Time capsule

The only college paper I saved was written when I was a sophomore. Dated “Thanksgiving 1946,” it turned up a couple of years ago in my files. My assignment had been to “picture what you’ll be like and what you’ll be doing in January 2000.” My essay was, of course, jejune and is, of course, embarrassing, but since January 2000 has come, here goes:

I imagined that I would be wearier than I am: “What I have had to say I have said. A new generation has risen . . . with something new to say,” I wrote. I pictured having preached my last sermon in 1997, ending a long career in the ministry. “I would rather have been a musician than anything else in the world: I bitterly envied the performing artist.” Still do. “Alas, I was not technically equipped.” Still am not. Reflecting on my choice of vocation, I wrote, “My paternal grandfather was probably the greatest influence on my choice.” During our long walks on the farm I had found him “Christian, acute and soulful.” And he urged ministry, not writing, on me.

Imagining myself in 2000, I hoped “that now I am as I was in the field with grandfather, as I was on the rainy September morning when my parents, with faith for me in their hearts, sent me to prep school and college—a child with ideals. Were my grandfather, my parents, my early friends with me now, I hope, in Robert Frost’s words, ‘They would not find me changed from him they knew,/ Only more sure of what he thought was true.’”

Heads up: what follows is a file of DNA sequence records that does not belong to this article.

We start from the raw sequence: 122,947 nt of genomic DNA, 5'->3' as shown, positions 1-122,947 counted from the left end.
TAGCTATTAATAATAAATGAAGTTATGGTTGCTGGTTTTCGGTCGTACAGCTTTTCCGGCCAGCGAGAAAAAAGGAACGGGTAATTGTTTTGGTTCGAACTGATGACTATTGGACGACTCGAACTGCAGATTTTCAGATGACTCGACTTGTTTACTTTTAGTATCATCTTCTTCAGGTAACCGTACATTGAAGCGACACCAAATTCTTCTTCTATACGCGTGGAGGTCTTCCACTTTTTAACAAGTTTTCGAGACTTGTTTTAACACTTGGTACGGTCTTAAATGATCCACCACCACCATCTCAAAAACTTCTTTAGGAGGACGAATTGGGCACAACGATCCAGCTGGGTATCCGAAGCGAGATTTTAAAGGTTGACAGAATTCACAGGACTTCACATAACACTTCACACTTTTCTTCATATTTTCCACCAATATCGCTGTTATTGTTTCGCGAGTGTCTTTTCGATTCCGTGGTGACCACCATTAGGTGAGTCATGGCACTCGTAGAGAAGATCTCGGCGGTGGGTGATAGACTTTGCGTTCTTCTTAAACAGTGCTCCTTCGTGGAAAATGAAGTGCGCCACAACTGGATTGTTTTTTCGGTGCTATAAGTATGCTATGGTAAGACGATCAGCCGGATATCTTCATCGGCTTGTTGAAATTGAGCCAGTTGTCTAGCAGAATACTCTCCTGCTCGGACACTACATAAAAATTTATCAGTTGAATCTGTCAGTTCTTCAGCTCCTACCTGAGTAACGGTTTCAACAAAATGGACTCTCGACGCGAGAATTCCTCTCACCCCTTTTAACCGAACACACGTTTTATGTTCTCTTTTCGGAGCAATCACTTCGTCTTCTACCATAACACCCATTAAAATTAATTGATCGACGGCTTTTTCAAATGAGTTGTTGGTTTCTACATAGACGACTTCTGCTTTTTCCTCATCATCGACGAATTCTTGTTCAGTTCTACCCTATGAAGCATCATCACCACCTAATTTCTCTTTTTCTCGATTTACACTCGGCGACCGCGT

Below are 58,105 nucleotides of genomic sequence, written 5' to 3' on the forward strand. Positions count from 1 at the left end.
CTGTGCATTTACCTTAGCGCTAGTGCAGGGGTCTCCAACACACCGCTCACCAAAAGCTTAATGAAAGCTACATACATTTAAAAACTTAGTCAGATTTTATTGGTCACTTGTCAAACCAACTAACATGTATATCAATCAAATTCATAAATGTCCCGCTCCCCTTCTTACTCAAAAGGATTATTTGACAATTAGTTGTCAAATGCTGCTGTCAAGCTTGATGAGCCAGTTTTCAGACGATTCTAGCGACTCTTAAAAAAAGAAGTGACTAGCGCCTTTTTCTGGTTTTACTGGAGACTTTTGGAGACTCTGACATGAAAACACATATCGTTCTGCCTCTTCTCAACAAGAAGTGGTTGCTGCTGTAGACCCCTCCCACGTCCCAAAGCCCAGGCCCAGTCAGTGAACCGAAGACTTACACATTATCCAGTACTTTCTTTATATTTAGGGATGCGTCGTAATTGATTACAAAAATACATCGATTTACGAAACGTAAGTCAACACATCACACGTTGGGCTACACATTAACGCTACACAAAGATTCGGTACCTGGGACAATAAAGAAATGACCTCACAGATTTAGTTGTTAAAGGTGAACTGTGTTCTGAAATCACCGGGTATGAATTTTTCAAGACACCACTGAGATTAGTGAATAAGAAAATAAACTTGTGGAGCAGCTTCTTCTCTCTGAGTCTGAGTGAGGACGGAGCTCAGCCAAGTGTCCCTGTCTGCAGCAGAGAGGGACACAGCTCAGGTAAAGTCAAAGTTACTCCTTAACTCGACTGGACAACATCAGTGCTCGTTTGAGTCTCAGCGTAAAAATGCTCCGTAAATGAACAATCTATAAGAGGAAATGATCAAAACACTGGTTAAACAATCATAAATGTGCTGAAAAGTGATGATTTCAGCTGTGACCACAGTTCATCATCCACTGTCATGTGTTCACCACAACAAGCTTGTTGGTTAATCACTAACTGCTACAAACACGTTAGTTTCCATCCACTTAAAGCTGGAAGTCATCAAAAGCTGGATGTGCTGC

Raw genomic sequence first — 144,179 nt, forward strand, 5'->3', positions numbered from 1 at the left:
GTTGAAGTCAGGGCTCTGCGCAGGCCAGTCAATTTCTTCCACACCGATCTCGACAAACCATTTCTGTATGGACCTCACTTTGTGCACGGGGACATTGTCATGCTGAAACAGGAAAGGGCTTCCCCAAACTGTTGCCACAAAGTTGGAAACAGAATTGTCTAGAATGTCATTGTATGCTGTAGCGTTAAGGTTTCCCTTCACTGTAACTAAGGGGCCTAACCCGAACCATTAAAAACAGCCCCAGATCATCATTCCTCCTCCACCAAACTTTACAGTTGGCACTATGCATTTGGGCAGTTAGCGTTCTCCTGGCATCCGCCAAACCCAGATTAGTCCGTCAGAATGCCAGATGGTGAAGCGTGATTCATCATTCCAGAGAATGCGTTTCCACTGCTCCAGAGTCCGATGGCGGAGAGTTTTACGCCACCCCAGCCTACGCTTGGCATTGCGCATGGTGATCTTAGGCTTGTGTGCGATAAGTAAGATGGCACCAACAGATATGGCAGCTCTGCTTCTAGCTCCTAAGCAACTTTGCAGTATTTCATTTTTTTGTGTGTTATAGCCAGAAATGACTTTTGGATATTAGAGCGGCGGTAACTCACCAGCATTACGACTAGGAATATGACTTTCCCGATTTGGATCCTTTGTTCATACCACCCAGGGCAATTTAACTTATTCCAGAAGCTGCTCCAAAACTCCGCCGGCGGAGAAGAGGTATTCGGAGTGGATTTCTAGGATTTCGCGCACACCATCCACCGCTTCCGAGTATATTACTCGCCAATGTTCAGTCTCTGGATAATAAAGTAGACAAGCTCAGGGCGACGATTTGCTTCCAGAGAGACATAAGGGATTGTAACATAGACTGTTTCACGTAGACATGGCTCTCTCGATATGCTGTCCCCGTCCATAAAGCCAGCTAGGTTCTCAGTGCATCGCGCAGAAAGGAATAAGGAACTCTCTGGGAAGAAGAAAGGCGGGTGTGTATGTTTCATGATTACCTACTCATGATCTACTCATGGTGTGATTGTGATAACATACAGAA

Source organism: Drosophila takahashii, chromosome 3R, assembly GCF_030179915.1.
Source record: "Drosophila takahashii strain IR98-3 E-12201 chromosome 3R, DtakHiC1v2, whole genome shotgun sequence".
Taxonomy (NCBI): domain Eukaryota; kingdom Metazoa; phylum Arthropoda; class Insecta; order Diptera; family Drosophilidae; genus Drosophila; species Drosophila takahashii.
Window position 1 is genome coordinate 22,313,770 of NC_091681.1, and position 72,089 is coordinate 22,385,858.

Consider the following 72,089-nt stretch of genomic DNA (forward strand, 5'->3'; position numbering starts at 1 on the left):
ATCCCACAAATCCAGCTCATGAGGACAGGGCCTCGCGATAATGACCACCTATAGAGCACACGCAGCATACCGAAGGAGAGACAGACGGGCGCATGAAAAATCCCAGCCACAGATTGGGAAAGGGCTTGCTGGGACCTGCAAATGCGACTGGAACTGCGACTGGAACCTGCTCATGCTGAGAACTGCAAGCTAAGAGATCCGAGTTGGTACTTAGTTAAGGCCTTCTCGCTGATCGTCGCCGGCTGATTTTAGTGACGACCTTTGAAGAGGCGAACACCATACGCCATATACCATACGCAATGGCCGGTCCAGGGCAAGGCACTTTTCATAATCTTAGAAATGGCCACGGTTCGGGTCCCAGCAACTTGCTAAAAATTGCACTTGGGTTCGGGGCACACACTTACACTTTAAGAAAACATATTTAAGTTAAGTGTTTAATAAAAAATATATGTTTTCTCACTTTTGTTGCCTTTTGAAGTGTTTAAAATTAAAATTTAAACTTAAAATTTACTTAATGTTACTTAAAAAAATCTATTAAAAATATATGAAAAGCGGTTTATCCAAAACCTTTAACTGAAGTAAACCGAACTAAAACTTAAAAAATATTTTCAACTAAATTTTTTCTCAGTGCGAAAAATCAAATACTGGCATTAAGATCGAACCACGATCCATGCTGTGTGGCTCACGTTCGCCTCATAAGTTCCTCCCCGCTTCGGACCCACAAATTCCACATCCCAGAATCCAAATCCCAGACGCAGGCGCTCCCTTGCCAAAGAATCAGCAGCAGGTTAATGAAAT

The war had ended 14 months before that long-ago Thanksgiving. My class was one year too young to have been called up, though upperclassmen (it was an all-male school) had enlisted and some had been killed. We were very atom-bomb conscious. The cold war was beginning. No wonder I predicted that “most of the years of our lives [would be] turbulent and clouded. The evening, now, seems quietest. Momentarily there can be no war. Man hates as ever, but enemies fear the secrets of new warfare.”

My English professor liked the paper but wrote that “in one or two places I would have preferred a sharper image.” That could have been one of the places. I must have meant that atomic weaponry was so fearsome that all stood back in horror from using it, and thus from engaging in war. If so, I was a bit naïve about human ingenuity, since we certainly have found new ways to put old hates to work without using “The Bomb.”

Some things have not turned out the way I thought they would. I expected to spend my entire career in the pastorate, with writing as a secondary vocation. Quirks of fate turned that around and I’ve mainly been writing and teaching. Still, I respond happily when people call me pastor, and I am convinced that the pastorate would have been a fulfilling lifelong career.

The Frost quote is troublesome. All of us who are given long years have to work hard to remember what we were sure of when we were young. In respect to my philosophy of life, theology and understandings of truth, I hope I have grown and changed. But this examination of my mind and soul also suggests great continuities in truth, values, faith and vocation.

Now, as I restore the essay of 1946 to its time capsule—or to the wastebasket—I have to decide what I want to be and hold as truth while I grow and change with the new century.